Joining the ranks of Robert Frost, Maya Angelou, Miller Williams, Elizabeth Alexander and Richard Blanco, 22-year-old native Angeleno and activist Amanda Gorman is the youngest inaugural poet to help mark the transition of presidential power in U.S. history. She will perform a piece titled “The Hill We Climb” during the inauguration, in which Joseph Biden and Kamala Harris will be sworn in as President and Vice President of the United States.
The star-studded swearing-in ceremony also features performances from Lady Gaga, who will sing “The Star-Spangled Banner” and a musical act from “Hustlers” star Jennifer Lopez. Other participants include Father Leo J. O’Donovan delivering the invocation, Andrea Hall leading the “Pledge of Allegiance,” and Reverend Dr. Silvester Beaman giving the benediction.
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“We’ve seen a force that would shatter our nation rather than share it,
Would destroy our country if it meant delaying democracy.
And this effort very nearly succeeded.
But while democracy can be periodically delayed,
It can never be permanently defeated
In this truth, in this faith we trust.
For while we have our eyes on the future,
History has its eyes on us.”
The poet promised in a New York Times interview that she would not “gloss over” the difficulties the country has faced in the past few years, as well as the “harsh truths” that America has yet to reckon with, but will also emphasize collective healing, touching on the inauguration’s theme of “America United.” Additionally, verses in the recently-composed poem will broach the violent attack on the U.S. Capitol earlier this month, an unprecedented insurrection carried out by pro-Trump extremists that left five people dead.
Inauguration Day won’t be the first time that Gorman has made history. In 2017, she was named the first-ever National Youth Poet Laureate of the United States, kicking off the Library of Congress’ annual literary season by reading another poem with similar political undertones to usher in Tracy K. Smith as the 22nd Poet Laureate Consultant in Poetry. Though young, Gorman has already amassed a plethora of accolades and accomplishments in writing.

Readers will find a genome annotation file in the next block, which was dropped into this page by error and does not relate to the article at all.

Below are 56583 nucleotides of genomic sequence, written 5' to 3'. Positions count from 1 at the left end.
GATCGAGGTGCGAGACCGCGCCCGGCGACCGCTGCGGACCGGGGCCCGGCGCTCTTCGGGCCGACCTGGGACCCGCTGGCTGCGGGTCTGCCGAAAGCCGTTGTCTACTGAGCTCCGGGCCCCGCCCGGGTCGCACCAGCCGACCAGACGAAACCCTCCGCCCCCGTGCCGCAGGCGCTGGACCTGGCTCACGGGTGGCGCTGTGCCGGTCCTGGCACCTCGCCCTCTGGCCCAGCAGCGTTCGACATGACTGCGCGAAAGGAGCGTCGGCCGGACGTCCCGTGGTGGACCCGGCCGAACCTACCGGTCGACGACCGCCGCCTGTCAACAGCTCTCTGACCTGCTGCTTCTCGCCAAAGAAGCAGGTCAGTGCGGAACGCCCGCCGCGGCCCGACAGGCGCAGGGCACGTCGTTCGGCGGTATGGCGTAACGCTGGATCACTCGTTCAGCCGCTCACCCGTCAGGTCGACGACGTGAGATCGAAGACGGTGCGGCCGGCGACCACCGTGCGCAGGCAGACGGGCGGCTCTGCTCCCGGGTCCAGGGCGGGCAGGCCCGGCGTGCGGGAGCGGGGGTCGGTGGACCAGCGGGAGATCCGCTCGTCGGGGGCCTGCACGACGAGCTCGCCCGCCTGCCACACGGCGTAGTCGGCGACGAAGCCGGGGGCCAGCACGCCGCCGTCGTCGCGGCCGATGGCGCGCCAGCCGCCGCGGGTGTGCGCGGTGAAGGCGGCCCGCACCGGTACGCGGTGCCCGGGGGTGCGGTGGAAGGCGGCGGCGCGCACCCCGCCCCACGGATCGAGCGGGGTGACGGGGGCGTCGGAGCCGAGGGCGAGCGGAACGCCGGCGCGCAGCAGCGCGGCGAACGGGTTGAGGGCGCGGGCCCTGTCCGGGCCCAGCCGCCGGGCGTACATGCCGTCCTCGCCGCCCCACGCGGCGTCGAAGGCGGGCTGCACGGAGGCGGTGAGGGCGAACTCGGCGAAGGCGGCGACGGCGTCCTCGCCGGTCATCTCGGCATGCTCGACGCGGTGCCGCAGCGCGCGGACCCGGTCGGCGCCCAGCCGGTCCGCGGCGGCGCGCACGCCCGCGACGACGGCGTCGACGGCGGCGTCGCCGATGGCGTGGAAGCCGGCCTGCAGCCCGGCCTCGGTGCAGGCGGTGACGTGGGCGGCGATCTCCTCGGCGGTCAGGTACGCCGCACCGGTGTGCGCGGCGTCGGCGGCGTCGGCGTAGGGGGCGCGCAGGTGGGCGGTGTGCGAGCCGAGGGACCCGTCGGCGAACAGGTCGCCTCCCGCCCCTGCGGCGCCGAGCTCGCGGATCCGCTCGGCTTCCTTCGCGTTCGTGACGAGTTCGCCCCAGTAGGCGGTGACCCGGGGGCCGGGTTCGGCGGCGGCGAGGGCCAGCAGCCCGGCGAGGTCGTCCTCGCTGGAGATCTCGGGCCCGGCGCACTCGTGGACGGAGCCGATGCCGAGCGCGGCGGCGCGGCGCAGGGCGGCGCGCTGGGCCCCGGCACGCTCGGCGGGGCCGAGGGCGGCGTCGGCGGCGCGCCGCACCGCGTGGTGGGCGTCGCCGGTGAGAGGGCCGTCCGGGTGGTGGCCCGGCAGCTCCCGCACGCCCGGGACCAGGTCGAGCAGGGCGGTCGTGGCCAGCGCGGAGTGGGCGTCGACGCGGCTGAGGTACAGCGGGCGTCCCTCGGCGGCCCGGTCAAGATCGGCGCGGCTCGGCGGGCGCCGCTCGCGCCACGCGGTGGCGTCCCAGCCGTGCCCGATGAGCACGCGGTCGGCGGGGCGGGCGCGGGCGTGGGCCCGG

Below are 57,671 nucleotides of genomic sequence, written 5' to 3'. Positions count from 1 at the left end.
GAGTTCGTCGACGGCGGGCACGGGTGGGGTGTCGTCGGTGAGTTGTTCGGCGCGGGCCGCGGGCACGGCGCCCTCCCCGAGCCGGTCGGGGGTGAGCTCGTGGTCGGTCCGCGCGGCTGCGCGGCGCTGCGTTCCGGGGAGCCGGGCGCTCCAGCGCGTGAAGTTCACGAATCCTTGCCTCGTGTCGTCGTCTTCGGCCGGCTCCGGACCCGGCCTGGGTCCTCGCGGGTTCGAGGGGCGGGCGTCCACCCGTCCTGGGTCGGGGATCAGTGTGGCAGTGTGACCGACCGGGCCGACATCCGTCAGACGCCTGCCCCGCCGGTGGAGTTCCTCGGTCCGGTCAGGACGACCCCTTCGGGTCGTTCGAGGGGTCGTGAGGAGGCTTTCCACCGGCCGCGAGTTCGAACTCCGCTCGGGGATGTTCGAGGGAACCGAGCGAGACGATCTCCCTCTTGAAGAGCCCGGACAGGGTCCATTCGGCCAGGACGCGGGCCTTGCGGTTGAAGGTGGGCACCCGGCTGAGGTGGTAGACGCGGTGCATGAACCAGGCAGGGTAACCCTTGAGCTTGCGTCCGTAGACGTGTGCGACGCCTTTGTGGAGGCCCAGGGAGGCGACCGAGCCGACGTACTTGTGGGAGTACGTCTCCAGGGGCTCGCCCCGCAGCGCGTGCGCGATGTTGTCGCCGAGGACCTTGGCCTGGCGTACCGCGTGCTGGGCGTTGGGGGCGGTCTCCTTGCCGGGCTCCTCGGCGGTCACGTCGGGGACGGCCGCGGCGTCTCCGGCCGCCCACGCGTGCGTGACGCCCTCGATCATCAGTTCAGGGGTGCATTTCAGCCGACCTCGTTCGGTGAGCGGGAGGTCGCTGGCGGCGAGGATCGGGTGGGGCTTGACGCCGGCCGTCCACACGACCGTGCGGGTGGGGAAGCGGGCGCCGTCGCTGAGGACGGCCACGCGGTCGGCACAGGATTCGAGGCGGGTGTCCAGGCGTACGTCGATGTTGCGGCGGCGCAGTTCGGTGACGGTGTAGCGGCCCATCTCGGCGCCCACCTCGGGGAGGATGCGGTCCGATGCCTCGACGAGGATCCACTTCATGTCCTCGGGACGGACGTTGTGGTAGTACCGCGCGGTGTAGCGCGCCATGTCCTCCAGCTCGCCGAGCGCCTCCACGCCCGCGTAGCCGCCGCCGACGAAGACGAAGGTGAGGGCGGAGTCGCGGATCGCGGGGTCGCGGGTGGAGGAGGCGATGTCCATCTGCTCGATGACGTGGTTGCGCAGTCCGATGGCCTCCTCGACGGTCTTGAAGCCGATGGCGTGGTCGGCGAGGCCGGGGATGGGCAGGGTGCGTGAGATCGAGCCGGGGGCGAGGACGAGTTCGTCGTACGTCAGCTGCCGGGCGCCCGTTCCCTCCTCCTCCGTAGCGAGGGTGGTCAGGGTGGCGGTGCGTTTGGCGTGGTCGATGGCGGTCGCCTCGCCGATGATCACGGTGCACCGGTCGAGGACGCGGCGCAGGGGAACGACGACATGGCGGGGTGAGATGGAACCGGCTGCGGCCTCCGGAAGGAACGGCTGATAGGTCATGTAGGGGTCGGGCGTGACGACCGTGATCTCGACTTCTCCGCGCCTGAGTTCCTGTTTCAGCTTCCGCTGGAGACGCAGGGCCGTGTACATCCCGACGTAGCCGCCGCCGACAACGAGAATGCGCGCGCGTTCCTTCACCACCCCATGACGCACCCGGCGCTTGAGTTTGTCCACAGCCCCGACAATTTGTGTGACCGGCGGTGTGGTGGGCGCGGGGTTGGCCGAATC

Gorman turned to writing at an early age to cope with her speech impediment (a bond she shares with the 46th president and another inaugural poet, Maya Angelou). At age 14, Gorman joined WriteGirl, an L.A.-based nonprofit organization that helps empower teenage girls through creative writing. Throughout her high school years, Gorman found her voice by attending WriteGirl’s monthly creative writing workshops and was matched with writing mentors for one-on-one mentoring. While in the program, Gorman was named as the first-ever Los Angeles Youth Poet Laureate in 2014. By the following year, Gorman published her first book of poetry (though certainly not her last), “The One for Whom Food Is Not Enough.”
Last year, Gorman graduated cum laude from Harvard University with a degree in sociology. She also participated in another type of commencement ceremony, hosted by John Krasinski in his unscripted web series “Some Good News” for students nationwide graduating remotely. Gorman, along with a selected group of other college seniors, were given a chance to talk to Oprah Winfrey, Jon Stewart, Steven Spielberg and fellow famous 2020 graduate Malala Yousafzai, the youngest Nobel Prize laureate, during private Q&As. Toward the end of the ceremony, Gorman was asked to perform one of her works.
As the U.S. struggles with its racial inequities and injustices, our artists are doing the same. America's inaugural Youth Poet Laureate is one of them.
— CBS This Morning (@CBSThisMorning) June 26, 2020
Gorman has two books forthcoming with Penguin Random House, including an illustrated children’s book “Change Sings” and an upcoming poetry collection. She is represented by WME.
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